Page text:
The protrusion of two distinct actin-containing organelles, lamellipodia and filopodia, is thought to be regulated by two parallel pathways: from Rac1 through Scar/WAVEs to lamellipodia, and from Cdc42 through N-WASP to filopodia. We tested this hypothesis in Drosophila, which contains a single gene for each WASP subfamilies, SCAR and WASp. We performed targeted depletion of SCAR or WASp by dsRNA-mediated interference in two Drosophila cultured cell lines expressing lamellipodial and filopodial protrusion. Knockdown was verified by laser capture microdissection and RT-PCR, as well as western blotting. Morphometrical, kinetic and electron microscopy analyses of the SCAR-depleted phenotype in both cell types revealed strong inhibition of lamellipodial formation and cell spreading, as expected. More importantly, filopodia formation was also strongly inhibited, which is not consistent with the parallel pathway hypothesis. By contrast, depletion of WASp did not produce any significant phenotype, except for a slight inhibition of spreading, showing that both lamellipodia and filopodia in Drosophila cells are regulated predominantly by SCAR. We propose a new, cascade pathway model of filopodia regulation in which SCAR signals to lamellipodia and then filopodia arise from lamellipodia in response to additional signal(s).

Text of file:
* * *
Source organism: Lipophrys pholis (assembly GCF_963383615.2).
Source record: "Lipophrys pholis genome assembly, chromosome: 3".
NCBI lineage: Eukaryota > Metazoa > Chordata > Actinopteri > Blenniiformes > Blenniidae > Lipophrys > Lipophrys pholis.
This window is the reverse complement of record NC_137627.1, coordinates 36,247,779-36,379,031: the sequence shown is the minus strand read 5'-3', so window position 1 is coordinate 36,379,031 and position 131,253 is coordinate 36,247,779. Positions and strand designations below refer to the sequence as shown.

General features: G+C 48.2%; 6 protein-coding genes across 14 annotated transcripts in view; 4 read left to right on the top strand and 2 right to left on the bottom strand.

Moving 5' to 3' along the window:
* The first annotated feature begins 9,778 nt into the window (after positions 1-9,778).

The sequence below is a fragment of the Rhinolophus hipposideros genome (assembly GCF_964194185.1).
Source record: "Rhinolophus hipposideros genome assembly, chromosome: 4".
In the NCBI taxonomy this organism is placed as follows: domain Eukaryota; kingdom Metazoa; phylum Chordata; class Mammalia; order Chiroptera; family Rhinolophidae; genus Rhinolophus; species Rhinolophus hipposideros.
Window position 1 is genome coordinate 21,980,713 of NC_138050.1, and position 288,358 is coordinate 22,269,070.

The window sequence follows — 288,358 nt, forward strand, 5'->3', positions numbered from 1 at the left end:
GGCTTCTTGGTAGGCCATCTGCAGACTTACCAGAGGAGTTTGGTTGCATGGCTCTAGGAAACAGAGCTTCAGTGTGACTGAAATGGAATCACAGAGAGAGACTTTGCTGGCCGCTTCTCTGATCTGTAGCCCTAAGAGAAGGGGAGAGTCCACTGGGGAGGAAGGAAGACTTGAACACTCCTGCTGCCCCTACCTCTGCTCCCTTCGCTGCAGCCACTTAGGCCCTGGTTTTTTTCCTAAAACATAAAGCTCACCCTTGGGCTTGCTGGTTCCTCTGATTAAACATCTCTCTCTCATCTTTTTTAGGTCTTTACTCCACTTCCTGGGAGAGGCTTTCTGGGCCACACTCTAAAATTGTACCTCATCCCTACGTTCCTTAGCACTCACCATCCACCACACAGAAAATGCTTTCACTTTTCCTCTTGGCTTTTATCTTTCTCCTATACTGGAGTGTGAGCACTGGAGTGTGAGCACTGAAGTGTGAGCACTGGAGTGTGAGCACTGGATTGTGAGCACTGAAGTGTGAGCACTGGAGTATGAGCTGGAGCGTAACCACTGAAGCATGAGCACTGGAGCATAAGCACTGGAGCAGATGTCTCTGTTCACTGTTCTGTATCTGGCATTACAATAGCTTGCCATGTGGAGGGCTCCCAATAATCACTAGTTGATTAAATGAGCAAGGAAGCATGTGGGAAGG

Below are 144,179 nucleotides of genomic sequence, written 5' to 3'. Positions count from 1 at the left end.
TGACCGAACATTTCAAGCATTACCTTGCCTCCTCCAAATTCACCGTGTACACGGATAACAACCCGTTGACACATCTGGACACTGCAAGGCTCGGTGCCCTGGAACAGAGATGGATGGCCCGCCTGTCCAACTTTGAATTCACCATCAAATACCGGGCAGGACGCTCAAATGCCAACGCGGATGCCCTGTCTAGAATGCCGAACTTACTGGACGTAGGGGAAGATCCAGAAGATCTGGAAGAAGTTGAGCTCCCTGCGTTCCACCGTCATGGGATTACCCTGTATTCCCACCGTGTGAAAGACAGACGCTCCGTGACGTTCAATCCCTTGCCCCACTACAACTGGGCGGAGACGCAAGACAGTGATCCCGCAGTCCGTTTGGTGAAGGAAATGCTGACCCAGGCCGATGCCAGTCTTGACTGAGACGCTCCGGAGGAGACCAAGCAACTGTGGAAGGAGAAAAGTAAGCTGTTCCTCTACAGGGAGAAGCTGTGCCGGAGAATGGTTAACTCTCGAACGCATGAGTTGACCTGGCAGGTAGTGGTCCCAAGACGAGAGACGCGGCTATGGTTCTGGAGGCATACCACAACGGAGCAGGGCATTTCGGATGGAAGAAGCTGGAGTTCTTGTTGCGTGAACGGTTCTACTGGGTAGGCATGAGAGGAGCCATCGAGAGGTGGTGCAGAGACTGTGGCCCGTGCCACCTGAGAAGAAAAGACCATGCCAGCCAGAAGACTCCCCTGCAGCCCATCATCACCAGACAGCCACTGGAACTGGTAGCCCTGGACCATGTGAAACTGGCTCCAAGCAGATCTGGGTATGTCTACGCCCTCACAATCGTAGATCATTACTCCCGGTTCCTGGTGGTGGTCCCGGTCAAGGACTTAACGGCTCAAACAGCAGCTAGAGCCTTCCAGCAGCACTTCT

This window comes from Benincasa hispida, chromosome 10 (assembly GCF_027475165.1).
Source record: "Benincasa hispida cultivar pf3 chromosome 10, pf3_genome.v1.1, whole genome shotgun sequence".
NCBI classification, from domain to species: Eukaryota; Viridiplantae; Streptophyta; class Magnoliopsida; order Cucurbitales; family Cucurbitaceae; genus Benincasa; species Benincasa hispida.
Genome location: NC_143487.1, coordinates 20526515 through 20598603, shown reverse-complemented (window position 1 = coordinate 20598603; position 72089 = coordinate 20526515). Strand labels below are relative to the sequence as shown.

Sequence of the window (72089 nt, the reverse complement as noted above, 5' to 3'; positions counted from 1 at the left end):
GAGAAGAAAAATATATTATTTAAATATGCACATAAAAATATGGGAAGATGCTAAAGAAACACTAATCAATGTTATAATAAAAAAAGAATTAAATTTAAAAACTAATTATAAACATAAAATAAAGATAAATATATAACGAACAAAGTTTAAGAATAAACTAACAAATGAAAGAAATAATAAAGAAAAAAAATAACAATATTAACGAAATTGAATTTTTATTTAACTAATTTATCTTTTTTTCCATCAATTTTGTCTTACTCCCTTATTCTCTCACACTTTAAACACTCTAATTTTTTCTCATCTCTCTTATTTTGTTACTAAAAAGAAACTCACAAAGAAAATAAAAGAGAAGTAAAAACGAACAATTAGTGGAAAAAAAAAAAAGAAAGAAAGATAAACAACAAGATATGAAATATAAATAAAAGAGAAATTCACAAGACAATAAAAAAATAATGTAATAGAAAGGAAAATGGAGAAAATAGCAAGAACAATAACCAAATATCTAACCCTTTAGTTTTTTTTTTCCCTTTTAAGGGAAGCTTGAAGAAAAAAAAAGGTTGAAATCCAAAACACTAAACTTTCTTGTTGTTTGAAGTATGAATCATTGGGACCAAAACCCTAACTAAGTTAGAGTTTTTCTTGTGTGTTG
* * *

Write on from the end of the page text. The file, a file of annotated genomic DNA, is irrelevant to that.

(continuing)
In eukaryotic cells, controlled actin polymerization underlies cell motility, contractility and maintenance of cell polarity. Protrusion of the leading edge represents the first locomotory response of a cell to external signals and occurs within two organelles: flat broad lamellipodia and thin long filopodia (Small et al., 2002). Lamellipodia and filopodia have a strikingly different organization of the actin polymerization machinery and they are controlled by different signaling pathways (Hall, 1998; Svitkina and Borisy, 1999a). In lamellipodia, short actin filaments form an extensively branched network (Svitkina et al., 1997; Svitkina and Borisy, 1999b). The critical element of network assembly is dendritic nucleation of actin filaments mediated by the Arp2/3 complex (Mullins et al., 1998). Newly nucleated filaments generate the pushing force that drives lamellipodial protrusion. Capping of growing filaments at their barbed ends after some period of elongation is required to maintain a steady-state of filament number (Borisy and Svitkina, 2000). In filopodia, long parallel actin filaments are tightly cross-linked to form a stiff bundle (Wood and Martin, 2002). Protrusion of filopodia occurs by elongation at barbed ends facing the membrane (Mallavarapu and Mitchison, 1999). The cross-linking protein fascin is considered to be the major bundler in filopodia (Kureishy et al., 2002), which cross-links filaments and makes them efficient at pushing. Ena/VASP (vasodilator-stimulated phosphoprotein) family proteins allow for continuous filament elongation by binding to growing barbed ends and protecting them from capping (Bear et al., 2002).